USA's improbable dream
USA open their 2009 FIFA Confederations Cup with a daunting challenge. Taking on reigning and four-time FIFA World Cup winners Italy, Bob Bradley's side are every inch the underdogs. However, as FIFA.com discovered, spirits in the American camp are high, bullish even, ahead of their first test in Pretoria/Tshwane tomorrow.
"It's not in our nature, it's certainly not in mine, to come to a tournament just to participate," giant American centre-back Oguchi Onyewu said from the USA's Pilditch training camp. "We're here in South Africa to achieve something. If it's a medal or a trophy, that's great." On the other end of the pitch, Clint Dempsey, who scored seven as Fulham roared to finish seventh in the English Premier League this year, is in the same frame of mind. "We're not considered among the favourites here, we know that. But if we keep our focus, keep calm and keep the ball, then we're in with a chance."
The clash with star-studded Italy will have special meaning for many of the American players. Six members of the current US squad were in the team that drew 1-1 with I Azzurri in Kaiserslautern three years and two days ago in the group stages of the 2006 FIFA World Cup. It was the only point the Americans managed in a demoralising campaign in Germany, and it was earned the hard way. The over-tough clash saw two US players and one Italian sent off, but the result inspires confidence that, on their day, the USA can match even the world's best.
"I remember that game," Standard Liege man Onyewu, 'Gooch' to his team-mates, said with a smile as the sun faded away behind the training stadium in Central Pretoria. "If this game turns out to be a physical battle like that one, that's not a worry for us. We can handle it. But these are two different teams and no two games are ever alike."
The Italians, who have ten players returning from the ferocious contest in Kaiserslautern, have at their disposal a bevy of lethal strikers in the form of Luca Toni, Alberto Gilardino, Vincenzo Iaquinta, Giuseppe Rossi and Fabio Quagliarella. Some tall and powerful, some smaller and trickier, all deadly in front of goal, the Azzurri frontline has scored no fewer than 10 times in their last two friendlies.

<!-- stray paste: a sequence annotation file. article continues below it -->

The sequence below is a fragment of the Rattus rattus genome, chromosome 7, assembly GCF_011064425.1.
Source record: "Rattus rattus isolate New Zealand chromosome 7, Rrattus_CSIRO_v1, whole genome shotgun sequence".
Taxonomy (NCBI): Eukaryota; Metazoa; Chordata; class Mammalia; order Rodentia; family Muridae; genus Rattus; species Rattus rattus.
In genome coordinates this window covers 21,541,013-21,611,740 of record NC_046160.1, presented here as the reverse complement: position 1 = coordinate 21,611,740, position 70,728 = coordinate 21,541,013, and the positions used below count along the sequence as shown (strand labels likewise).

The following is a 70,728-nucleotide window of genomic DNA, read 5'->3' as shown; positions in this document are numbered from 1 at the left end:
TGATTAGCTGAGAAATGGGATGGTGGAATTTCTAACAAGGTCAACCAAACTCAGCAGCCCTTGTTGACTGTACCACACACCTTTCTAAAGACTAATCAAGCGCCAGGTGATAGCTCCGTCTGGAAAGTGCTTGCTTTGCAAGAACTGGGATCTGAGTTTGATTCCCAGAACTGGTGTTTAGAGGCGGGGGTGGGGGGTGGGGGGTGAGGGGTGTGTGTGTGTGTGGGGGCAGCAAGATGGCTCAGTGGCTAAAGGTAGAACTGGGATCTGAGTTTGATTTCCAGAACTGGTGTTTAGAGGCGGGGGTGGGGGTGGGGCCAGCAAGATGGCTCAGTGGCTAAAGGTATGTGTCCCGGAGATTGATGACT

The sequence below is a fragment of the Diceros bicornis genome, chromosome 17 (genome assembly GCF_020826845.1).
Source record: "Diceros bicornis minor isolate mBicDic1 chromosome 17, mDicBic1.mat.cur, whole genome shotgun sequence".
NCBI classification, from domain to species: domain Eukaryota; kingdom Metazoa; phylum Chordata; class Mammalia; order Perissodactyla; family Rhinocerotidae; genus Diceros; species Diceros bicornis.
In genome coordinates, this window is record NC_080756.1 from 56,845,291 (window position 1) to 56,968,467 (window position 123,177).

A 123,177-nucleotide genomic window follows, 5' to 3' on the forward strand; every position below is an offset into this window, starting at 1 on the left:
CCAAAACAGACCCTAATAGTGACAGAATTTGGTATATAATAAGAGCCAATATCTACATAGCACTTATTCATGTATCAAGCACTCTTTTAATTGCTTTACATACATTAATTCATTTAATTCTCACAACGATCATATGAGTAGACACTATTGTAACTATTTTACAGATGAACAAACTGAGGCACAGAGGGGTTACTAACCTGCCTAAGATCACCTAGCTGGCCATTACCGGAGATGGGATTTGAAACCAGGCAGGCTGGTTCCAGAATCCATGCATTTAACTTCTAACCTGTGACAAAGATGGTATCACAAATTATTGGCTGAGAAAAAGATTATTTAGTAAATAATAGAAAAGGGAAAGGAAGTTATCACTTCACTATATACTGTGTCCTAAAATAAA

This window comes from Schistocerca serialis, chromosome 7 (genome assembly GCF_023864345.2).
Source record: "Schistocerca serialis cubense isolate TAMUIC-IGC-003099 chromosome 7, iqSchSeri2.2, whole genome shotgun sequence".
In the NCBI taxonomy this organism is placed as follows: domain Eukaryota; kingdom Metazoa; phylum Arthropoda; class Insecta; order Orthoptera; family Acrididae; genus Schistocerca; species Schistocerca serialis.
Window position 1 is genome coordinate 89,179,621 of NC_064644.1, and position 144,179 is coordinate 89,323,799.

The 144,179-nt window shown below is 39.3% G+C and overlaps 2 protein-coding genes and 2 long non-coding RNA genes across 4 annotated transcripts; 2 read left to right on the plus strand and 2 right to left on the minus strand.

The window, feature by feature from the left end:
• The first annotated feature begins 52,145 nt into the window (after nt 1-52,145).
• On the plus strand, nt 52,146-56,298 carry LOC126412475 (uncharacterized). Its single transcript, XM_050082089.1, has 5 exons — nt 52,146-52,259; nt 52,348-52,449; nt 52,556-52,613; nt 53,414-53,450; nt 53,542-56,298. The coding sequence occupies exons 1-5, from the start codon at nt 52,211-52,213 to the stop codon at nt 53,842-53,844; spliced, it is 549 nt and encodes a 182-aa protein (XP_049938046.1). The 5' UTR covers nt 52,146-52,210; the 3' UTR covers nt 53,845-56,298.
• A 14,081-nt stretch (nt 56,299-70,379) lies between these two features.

It's cause for some concern to Onyewu, but nothing that will get the big man of Nigerian ancestry too flustered. "I know they have some good forwards, you can't help but think about them and try to prepare for the guys you're going to face. But to be honest, I'm the kind of player who likes to make the opponent adapt to me and the way I play."
Confidence through the team
It's an optimistic point of view, and from youngsters such as Freddy Adu and Jozy Altidore all the way on up to veterans like skipper Carlos Bocanegra, Clint Dempsey and Everton goalkeeper Tim Howard, the same positivity is seen. As Howard said: "We're nobody's favourite for the title. We know that. But we're going to scratch, claw and fight to get some results here."
Known to team-mates and friends as 'Deuce,' Dempsey, a rap recording artist when not terrorising opposition defences with his flicks, tricks and combative, physical style, is in wholehearted agreement. "Yeah, we're not favourites to win here," said this survivor of the Kaiserslautern battle in 2006. "But we know what we can do as a team when things are going right and we're playing together. We're united as a team and we're starting to feel good here."
As Dempsey points out, the US team will have the benefit of a busy recent 2010 FIFA World Cup South Africa schedule in their CONCACAF Zone, whereas the Italians have not played a competitive match since April. "We're fresh off a come-from-behind win against Honduras and we're humming," Dempsey said of the schedule that has seen them play two meaningful games since the start of June. "We don't need to adjust to each other here as a team because we've been playing and training a lot together lately."
It's a tall order for USA here in South Africa. Up against not only Italy but also Brazil also in the first round, they have their work cut out. However, to a man, the Americans are optimistic, excited, enthusiastic and keen to shake up the established world order.